Carson conducts first domestic battery jury trial under new rule

Carson City Justice court was the first in Nevada to conduct a jury trial in a domestic battery case under the new Supreme Court ruling saying defendants accused of that crime are entitled to a jury.

The high court made that ruling in September, concluding that with the most recent legislative additions to potential penalties, domestic battery was now elevated to a “serious” offense instead of a “petty” offense that doesn’t warrant a jury trial.

A key argument centered around the fact that someone convicted of domestic battery loses their 2nd Amendment rights.

Justice of the Peace Kristin Luis presided over the trial held in November. It lasted a day and a half and, after 40 minutes of deliberation, jurors acquitted the defendant of the charge.

“Whether to the judge or to a jury, I think there are challenges in a battery case that are difficult to prove,” she said. “As a former prosecutor, I know that first hand.”

Maxine Cortes, court administrator to the Carson Justice Courts, said that, without a photo of a black eye or some other physical damage, it’s very difficult to prove what happened. And both said the victims often change their mind and don’t want to prosecute the defendant after a few days.

Ironically, the second jury trial under the new rule was conducted just a few days later in Douglas County and, once again, the defendant was acquitted.

Luis and Cortes said quite a few defendants charged with domestic battery are taking advantage of the new rule. The two Carson justice of the peaces each have jury trials set Thursdays and Fridays out into May at this point.

Luis and fellow JP Tom Armstrong have a couple of advantages over many other jurisdictions in Nevada. Both are experienced lawyers who have tried numerous cases before a jury. In particularly rural jurisdictions, justice of the peaces aren’t required to be lawyers and often those lay-judges have no experience with jury trials. But she conceded that, “it’s different doing it as an advocate.”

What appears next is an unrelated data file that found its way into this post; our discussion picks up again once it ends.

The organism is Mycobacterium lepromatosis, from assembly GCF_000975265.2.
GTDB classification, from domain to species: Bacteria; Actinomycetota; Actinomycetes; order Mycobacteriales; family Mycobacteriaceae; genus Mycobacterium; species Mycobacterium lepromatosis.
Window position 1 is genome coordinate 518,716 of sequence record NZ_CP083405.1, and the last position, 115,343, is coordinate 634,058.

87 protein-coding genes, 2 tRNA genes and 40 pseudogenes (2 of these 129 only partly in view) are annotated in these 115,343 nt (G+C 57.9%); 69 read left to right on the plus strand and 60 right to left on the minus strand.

Luis said during that first trial, they had employees from Storey County attend and observe to see how the system works.

They said they are also thankful for the help they are receiving from the district court judges and staff to make the new rules work.

The other advantage Carson has is that they can use the district court’s jury case management system. Other jurisdictions are struggling with that or having to purchase and install a separate jury management system for the JP courts.

To better enable JP jury trials, Cortes said a jury box is being installed in the third courtroom on the third floor of the courthouse. That courtroom is often used by specialty court judges and, until now, hasn’t really needed a jury box.


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